On a personal note, I have visited over a dozen countries mostly in Europe and Latin America. I also enjoy cooking (many times trying to replicate the dishes I learn about from my travels), exercising, and I’m a lifelong learner of the Spanish language. I am passionate about promoting social justice and equity, and I use that focus to improve my teaching and work at DVC.
My name is Kelsey Paiz (KEL-see Pie-EASE; she/her). I teach Communication Studies at DVC and hold a Master's Degree in Communication Studies from CSU Long Beach and a Bachelor's Degree in the field from Sacramento State. I started my studies at a community college. With the support of my instructors and the mentors that I met there, I found my passion for teaching and my love of Communication Studies. Ever since then, I have made it my goal to support my students in the same way and I have been teaching at community colleges for the entirety of my career. In my public speaking and interpersonal communication classes, I encourage students to tell their stories. I emphasize to them throughout the semester that each of them has a unique perspective to share and that communication gives them the tools to understand and express their experiences. My goal is to create a safe, inclusive space where every student has a platform.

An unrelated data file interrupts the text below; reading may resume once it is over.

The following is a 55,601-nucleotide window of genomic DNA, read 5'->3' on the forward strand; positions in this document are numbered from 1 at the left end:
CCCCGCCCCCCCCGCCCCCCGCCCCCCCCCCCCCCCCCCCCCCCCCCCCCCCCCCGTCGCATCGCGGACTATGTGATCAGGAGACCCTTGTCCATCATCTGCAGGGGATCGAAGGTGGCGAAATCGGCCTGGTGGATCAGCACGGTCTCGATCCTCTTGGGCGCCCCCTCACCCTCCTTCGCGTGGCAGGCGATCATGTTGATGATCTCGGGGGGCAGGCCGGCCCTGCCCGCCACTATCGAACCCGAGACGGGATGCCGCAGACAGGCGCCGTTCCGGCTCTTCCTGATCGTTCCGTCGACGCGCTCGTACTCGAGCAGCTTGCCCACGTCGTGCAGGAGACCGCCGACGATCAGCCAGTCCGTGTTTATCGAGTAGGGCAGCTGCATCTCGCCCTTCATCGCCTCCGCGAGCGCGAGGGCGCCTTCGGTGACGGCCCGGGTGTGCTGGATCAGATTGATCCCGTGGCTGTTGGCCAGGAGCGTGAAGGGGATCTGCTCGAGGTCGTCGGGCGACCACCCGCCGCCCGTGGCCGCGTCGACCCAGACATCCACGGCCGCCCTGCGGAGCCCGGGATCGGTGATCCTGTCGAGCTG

I’m a Communication Studies Professor at the San Ramon Campus. I teach Public Speaking, Argumentation and Debate, Small Group and Communication Theory. I started my college career at Santa Barbara City College, where I fell in love with the community college experience. I went on to graduate from the University of Santa Barbara, with a BA in Communications.
My love of the bay area brought me back home where I attended Cal State East Bay and received my Masters in Speech Communications.
Outside of teaching, my passion for travel and exploring different cultures has taken me around the globe. My picture is of my last adventure, a 3-day hike on the Inca trail that led me into Machu Picchu.